The first step is to take control of the media that is being bought. Ensure that only good quality partners are being used and adopt a ‘trust but verify’ approach. Verify the publishers and domains that partners are running with by asking for a sitelist. If this is unavailable, ask why, and don’t be afraid to cut sites you don’t agree with. There is plenty of scale in good quality sites, research has shown that a handful of publishers snatch up 80% of media spend for an average campaign. In summary, it is not necessary to chase the longtail (low value, high reach sites).

If running media directly in a demand side platform (DSP), always use an allow list, and check this regularly. Combine this with working only with supply side platforms (SSPs) that are good quality and are trusted. Be wary of merely running a sitelist across all exchanges. Unfortunately, bad quality exchanges, which includes some of the biggest, are vulnerable to domain spoofing – the practice whereby it looks like the buy is for a particular domain, but is actually for another. Therefore, it’s advisable to run a domain list within an SSP, isolating individual publisher accounts.

Once there is control of the media buying, it’s necessary to educate clients as to the above, and encourage them to adopt the path of good quality supply. Clients may be addicted to cheap reach, CTR and/or viewability. However, cheap does not mean quality, viewability can be gamed, and the value of a CTR was roundly disproved over a decade ago[3]. The future of media buying, especially in a post-cookie, privacy-safe world, is with investing in good quality sites, to maximise attention, reduce carbon, and deliver successful outcomes for clients.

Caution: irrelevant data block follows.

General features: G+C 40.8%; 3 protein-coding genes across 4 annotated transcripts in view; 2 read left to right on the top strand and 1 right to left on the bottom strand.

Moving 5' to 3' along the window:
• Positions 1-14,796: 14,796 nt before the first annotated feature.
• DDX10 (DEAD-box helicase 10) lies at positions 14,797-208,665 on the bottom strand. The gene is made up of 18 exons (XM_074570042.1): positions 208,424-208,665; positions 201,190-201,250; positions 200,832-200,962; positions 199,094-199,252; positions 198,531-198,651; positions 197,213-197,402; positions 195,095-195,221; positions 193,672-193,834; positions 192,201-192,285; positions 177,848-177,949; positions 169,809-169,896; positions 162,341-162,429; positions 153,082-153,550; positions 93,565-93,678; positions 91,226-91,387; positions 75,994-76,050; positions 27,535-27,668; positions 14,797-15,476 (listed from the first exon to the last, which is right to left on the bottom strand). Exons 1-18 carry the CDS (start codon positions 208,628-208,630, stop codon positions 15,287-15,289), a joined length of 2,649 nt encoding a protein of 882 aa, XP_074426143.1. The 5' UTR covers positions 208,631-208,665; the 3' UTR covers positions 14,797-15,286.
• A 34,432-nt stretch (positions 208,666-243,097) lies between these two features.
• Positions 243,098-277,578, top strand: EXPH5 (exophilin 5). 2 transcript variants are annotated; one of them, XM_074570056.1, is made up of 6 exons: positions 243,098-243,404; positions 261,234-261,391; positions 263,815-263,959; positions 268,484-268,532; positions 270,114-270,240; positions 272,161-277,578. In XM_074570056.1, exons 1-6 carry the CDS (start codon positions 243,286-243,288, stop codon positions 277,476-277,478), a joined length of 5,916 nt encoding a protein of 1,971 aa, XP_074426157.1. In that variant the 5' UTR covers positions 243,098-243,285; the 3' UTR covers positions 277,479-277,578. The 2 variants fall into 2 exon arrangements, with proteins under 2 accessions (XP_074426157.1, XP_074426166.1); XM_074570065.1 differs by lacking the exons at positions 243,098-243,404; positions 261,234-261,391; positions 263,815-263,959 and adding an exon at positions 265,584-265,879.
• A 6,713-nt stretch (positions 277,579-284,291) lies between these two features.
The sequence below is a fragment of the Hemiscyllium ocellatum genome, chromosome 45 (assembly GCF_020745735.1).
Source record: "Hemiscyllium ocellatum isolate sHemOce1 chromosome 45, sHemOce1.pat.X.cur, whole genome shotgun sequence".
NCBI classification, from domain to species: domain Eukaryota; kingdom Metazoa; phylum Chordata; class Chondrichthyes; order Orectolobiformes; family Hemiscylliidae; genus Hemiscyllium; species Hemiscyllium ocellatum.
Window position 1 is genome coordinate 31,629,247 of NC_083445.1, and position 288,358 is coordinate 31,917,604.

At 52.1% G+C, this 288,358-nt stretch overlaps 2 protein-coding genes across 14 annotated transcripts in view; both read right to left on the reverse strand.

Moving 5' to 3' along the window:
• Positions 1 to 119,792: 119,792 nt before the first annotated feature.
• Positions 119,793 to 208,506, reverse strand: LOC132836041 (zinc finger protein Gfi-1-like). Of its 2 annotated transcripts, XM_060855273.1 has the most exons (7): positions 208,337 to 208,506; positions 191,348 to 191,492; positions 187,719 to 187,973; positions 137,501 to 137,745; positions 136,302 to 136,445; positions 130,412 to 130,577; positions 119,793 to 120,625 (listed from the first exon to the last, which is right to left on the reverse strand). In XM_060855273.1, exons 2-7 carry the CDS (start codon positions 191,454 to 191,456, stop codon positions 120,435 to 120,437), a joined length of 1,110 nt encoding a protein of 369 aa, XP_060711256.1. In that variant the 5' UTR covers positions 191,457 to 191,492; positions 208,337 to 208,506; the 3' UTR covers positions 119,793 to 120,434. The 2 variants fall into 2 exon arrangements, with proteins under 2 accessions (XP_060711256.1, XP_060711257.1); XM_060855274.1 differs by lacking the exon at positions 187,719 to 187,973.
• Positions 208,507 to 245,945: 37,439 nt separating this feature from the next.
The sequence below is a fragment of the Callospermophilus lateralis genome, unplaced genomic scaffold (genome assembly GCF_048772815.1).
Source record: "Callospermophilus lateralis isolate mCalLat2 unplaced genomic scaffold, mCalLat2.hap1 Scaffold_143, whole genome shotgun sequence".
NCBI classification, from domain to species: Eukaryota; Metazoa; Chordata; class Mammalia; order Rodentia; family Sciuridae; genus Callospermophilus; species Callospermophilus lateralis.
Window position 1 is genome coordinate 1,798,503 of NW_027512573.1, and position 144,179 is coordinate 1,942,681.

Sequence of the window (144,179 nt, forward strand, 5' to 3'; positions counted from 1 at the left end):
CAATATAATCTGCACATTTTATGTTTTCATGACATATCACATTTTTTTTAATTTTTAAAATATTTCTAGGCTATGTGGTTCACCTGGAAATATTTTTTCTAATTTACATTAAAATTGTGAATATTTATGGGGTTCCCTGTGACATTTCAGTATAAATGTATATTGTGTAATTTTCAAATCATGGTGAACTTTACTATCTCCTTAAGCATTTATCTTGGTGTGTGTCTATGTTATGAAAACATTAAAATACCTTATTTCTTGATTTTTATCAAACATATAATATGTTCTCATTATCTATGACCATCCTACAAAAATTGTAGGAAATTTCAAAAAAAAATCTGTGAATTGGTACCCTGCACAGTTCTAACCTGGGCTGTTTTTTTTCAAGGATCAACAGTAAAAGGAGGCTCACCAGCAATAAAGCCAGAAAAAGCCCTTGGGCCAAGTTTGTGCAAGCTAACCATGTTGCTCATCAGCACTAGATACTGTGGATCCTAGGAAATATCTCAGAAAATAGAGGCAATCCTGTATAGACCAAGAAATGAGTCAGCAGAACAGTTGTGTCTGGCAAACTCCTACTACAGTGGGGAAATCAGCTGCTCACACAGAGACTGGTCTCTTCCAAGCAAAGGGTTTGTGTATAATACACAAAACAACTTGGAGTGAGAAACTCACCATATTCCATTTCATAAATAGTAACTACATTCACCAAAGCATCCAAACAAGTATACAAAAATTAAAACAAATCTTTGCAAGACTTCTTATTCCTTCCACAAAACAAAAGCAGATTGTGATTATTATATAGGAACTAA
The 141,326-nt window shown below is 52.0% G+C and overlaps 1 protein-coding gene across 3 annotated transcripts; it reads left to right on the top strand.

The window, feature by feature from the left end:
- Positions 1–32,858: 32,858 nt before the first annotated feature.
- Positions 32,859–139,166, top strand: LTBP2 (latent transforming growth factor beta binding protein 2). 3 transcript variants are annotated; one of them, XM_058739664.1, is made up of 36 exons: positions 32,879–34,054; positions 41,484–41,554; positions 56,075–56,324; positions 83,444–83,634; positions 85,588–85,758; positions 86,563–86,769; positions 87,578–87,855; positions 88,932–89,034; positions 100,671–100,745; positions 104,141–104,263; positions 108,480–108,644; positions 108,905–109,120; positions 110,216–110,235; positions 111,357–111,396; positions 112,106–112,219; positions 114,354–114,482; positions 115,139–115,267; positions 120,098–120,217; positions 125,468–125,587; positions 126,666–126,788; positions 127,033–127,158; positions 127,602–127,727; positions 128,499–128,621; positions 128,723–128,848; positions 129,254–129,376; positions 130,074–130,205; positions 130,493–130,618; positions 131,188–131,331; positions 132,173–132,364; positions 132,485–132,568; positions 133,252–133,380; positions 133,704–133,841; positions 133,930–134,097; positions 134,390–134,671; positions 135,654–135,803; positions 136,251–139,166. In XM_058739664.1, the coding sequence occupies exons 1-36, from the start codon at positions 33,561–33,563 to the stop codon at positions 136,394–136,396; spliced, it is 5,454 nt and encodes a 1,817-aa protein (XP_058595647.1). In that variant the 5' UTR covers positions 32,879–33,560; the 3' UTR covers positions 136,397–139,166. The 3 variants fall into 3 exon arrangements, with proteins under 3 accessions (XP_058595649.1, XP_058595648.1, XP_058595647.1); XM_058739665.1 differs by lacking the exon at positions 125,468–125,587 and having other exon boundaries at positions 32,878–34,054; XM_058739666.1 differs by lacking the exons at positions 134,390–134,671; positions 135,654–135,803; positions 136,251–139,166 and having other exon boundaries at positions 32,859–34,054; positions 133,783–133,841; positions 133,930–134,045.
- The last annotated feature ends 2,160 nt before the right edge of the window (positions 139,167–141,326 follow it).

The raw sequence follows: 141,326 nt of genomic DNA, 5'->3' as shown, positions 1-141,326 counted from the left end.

Supply Pathing

Related to content is supply path. Working with trusted SSPs, it is possible to cut out resellers in the supply chain, and with it, all the extra unnecessary fees and carbon produced. It’s a win to be able to demonstrate this to clients.

Consolidating onto trusted SSPs opens up opportunities for product collaboration, as well as better service and rates. Product collaboration can extend to new data partnerships – audience or contextual, which will be ever more important in a post cookie and privacy-safe world.

As we at dentsu invest more in good quality publishers, especially in local markets, we can gain advantages in terms of price, priority, and data. Collaboration between global and local teams can ensure everyone has the confidence to buy from good quality local publishers, that due to dentsu’s partnerships, we can offer market leading media and data.

Moving Forward

Taking control of our media and supply chain is crucial in the current digital advertising climate. Working only with curated, good quality media, will give us a sound base to work from for our clients. Educating them on the importance of attention, as well as the deficiencies of vanity metrics, puts us on a good path. Combining that with a thoughtful approach to privacy-safe and cookie-less targeting, sets everyone up to deliver industry leading and productive campaigns.

[1] The Marketer's Guide to Supply Path Optimization, Jounce, 2023

[2] Ad Filtering Users, Magna & eyeota, 2023

[3]Only 8 Percent of Internet Users Account for 85 Percent of all Clicks” Natural Born Clickers, Comscore and Starcom, 2009